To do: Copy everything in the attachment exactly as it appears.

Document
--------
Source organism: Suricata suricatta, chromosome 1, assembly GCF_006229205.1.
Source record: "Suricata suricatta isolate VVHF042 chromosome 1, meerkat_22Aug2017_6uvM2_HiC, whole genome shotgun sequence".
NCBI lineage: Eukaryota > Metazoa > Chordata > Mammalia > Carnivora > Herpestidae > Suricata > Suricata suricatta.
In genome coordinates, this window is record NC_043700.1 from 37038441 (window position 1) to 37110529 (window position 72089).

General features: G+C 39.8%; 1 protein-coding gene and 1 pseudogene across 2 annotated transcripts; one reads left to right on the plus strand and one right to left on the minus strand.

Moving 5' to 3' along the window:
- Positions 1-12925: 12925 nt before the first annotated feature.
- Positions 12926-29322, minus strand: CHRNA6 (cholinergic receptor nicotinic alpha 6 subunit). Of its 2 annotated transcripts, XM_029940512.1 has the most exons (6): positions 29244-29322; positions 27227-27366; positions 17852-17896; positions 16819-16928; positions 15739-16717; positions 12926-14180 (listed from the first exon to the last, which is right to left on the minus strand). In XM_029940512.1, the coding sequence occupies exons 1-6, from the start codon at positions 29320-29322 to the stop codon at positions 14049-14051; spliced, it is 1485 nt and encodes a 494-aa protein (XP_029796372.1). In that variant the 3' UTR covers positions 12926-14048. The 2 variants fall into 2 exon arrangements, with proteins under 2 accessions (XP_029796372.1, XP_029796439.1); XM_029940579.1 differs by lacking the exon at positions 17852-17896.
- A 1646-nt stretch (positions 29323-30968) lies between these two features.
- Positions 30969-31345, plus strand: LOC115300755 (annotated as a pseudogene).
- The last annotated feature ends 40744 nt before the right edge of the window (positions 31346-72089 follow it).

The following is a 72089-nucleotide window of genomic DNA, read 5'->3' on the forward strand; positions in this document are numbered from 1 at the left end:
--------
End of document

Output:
Source organism: Suricata suricatta, chromosome 1, assembly GCF_006229205.1.
Source record: "Suricata suricatta isolate VVHF042 chromosome 1, meerkat_22Aug2017_6uvM2_HiC, whole genome shotgun sequence".
NCBI lineage: Eukaryota > Metazoa > Chordata > Mammalia > Carnivora > Herpestidae > Suricata > Suricata suricatta.
In genome coordinates, this window is record NC_043700.1 from 37038441 (window position 1) to 37110529 (window position 72089).

General features: G+C 39.8%; 1 protein-coding gene and 1 pseudogene across 2 annotated transcripts; one reads left to right on the plus strand and one right to left on the minus strand.

Moving 5' to 3' along the window:
- Positions 1-12925: 12925 nt before the first annotated feature.
- Positions 12926-29322, minus strand: CHRNA6 (cholinergic receptor nicotinic alpha 6 subunit). Of its 2 annotated transcripts, XM_029940512.1 has the most exons (6): positions 29244-29322; positions 27227-27366; positions 17852-17896; positions 16819-16928; positions 15739-16717; positions 12926-14180 (listed from the first exon to the last, which is right to left on the minus strand). In XM_029940512.1, the coding sequence occupies exons 1-6, from the start codon at positions 29320-29322 to the stop codon at positions 14049-14051; spliced, it is 1485 nt and encodes a 494-aa protein (XP_029796372.1). In that variant the 3' UTR covers positions 12926-14048. The 2 variants fall into 2 exon arrangements, with proteins under 2 accessions (XP_029796372.1, XP_029796439.1); XM_029940579.1 differs by lacking the exon at positions 17852-17896.
- A 1646-nt stretch (positions 29323-30968) lies between these two features.
- Positions 30969-31345, plus strand: LOC115300755 (annotated as a pseudogene).
- The last annotated feature ends 40744 nt before the right edge of the window (positions 31346-72089 follow it).

The following is a 72089-nucleotide window of genomic DNA, read 5'->3' on the forward strand; positions in this document are numbered from 1 at the left end: